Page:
Jim Fulton wrote:
I replied to this privately. This has gotten so much discussion, I think I'd better clarify my position.

On Mar 14, 2008, at 8:27 AM, Derek Richardson wrote:

I am the Plone champion for the buildout builder. The buildout builder will be a web application, likely written in Grok, that will allow textually-challenged users to configure a buildout via a GUI and receive a .cfg in return.

Jim, you mentioned at PSPS-2008 that you would gladly help whoever championed this.

There was a misunderstanding or miscommunication.

Sorry about that.

I volunteered to help with a buildout-based installer. This is *much* narrower than a buildout-building GUI. My thought was that, for a simple installer, there could be GUI that asked the user some high-level configuration questions and then ran a buildout included with the software to set up instances. This is similar to what we're doing for deployments at ZC where we have high-level non-buildout configuration files that collect options that control instance installs. The instance installs are actually done by running buildouts.

I have about as much interest in a GUI to help me write buildout configurations as I have in a GUI to help me write Python scripts. :)

No, I don't think you're the target audience. ;)

I do see potential benefits of having GUIs or other automation tools to help people get started assuming that the scope of these tools is very narrow. They are only either to help people get started or for people who's needs will never be anything but simple.

The audience is the question. Plone seems to be moving to a buildout-centric model. We have developers who gladly use buildout (I am one of them); they will continue to do just what they do now.

We have some users who use installers. Some of them will always simply use installers and will be unaffected by the buildout builder. Some of them will decide, after they use the installer, that they'd like to tweak their install. Some of them will be text-comfortable and will move straight to modifying their buildout.cfg. Some of them will not be and the buildout builder will be a good incremental step for them - it will give them the ability to make simple, supported changes to their buildout without having to face a blank spot in their buildout.cfg and decide, ex nihilo, how to fill it. In this case, you can consider the buildout builder a web version of the buildout-based installer with GUI that you mention above.

A third category of user (in addition to buildout-mavens and installer-people), perhaps specific to Plone, are systems integrators. These folks may have considerable knowledge of Plone and technical skills in some areas, but may not be buildout-mavens or even know (or want to know) Python. They may be text-averse, not wanting to manipulate a buildout.cfg. They may not want to root through the Python code of less-documented recipes to figure out configuration options. They may simply want a less-steep learning curve. They may have complex needs that they understand from a system-administration viewpoint, but may not want to learn Plone behind-the-scenes, which includes buildout. I am not defending these people's choices to not learn buildout (or Python). The simple fact is that these people exist in sizable numbers in the Plone community and their needs are important. We heard from them loudly after the 3.0 release and at the PSPS. We need to address their concerns.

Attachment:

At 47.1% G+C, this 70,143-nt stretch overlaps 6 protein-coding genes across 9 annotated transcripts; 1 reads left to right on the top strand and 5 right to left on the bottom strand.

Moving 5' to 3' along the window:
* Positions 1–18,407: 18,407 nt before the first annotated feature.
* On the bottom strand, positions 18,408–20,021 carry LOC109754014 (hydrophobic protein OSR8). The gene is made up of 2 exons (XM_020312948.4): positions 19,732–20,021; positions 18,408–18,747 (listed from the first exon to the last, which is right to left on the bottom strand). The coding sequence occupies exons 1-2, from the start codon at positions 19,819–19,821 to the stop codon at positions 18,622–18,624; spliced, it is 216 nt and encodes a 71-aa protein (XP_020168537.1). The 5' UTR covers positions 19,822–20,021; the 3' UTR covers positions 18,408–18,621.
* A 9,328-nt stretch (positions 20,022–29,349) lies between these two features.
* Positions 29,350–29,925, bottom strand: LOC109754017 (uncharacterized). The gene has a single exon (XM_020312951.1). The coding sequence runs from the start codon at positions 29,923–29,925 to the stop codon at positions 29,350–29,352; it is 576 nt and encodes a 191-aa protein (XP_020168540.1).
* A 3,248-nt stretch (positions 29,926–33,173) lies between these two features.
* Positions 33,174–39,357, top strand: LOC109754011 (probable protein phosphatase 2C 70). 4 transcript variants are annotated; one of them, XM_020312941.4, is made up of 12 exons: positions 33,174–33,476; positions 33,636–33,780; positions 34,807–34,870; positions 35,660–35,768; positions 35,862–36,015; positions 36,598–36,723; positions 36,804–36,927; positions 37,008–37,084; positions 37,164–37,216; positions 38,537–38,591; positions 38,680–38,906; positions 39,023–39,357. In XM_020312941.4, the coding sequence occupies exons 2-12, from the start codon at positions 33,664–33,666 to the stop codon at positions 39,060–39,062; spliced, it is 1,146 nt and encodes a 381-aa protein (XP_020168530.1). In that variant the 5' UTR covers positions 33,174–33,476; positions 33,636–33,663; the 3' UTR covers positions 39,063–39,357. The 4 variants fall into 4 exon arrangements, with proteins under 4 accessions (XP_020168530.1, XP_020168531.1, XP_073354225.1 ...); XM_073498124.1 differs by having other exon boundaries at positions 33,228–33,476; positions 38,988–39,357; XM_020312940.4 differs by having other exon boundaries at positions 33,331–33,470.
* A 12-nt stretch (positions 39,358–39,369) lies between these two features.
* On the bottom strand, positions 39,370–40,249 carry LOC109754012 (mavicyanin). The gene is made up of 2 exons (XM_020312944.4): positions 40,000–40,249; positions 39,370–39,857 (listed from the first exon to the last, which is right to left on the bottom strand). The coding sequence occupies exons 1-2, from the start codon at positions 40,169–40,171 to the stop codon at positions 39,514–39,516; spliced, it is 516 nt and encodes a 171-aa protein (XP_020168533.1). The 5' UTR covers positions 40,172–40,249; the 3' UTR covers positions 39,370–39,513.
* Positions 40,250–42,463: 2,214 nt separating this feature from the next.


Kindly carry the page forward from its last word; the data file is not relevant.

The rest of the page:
This audience may not exist in the Zope community-at-large. I don't presume that anyone here wants to help me address their needs. I was simply following up on what I thought was an offer of help, which turned out to be a simple hallucination.

That is the value in general. I, personally, have a more specific itch to scratch. I'm interested in what I call Plone-on-Demand, the ability to host Plone sites as a service. I want people who don't know Python or Zope or Plone, who simply want a website, to be able to go to a web page, fill in some options about what they would like in their website (skin, functionality, etc), and, 20 minutes later, get an email saying 'Here's the url of your new website - enjoy!'. This competes with similar services built on PHP at providers like godaddy. I want this for my university, which has a need for a web hosting solution and I think Python/Zope/Plone is appropriate. The buildout builder is a step in this direction. If I write the infrastructure for Plone-on-Demand, I intend to open-source it. It could be used by other service providers who currently shy away from Zope and Plone. It can also be used to provide demo sites for evaluation, perhaps deployed on a public grid.

If you still think this is the wrong route to follow, I'm interested in hearing your reasons. But, in my view, this is good for the Plone community in several ways. Coupled with the new TTW story unfolding in Plone 4.0, Plone-on-Demand could be quite powerful for users who never touch the filesystem directly.


Zope3-users mailing list

Reply via email to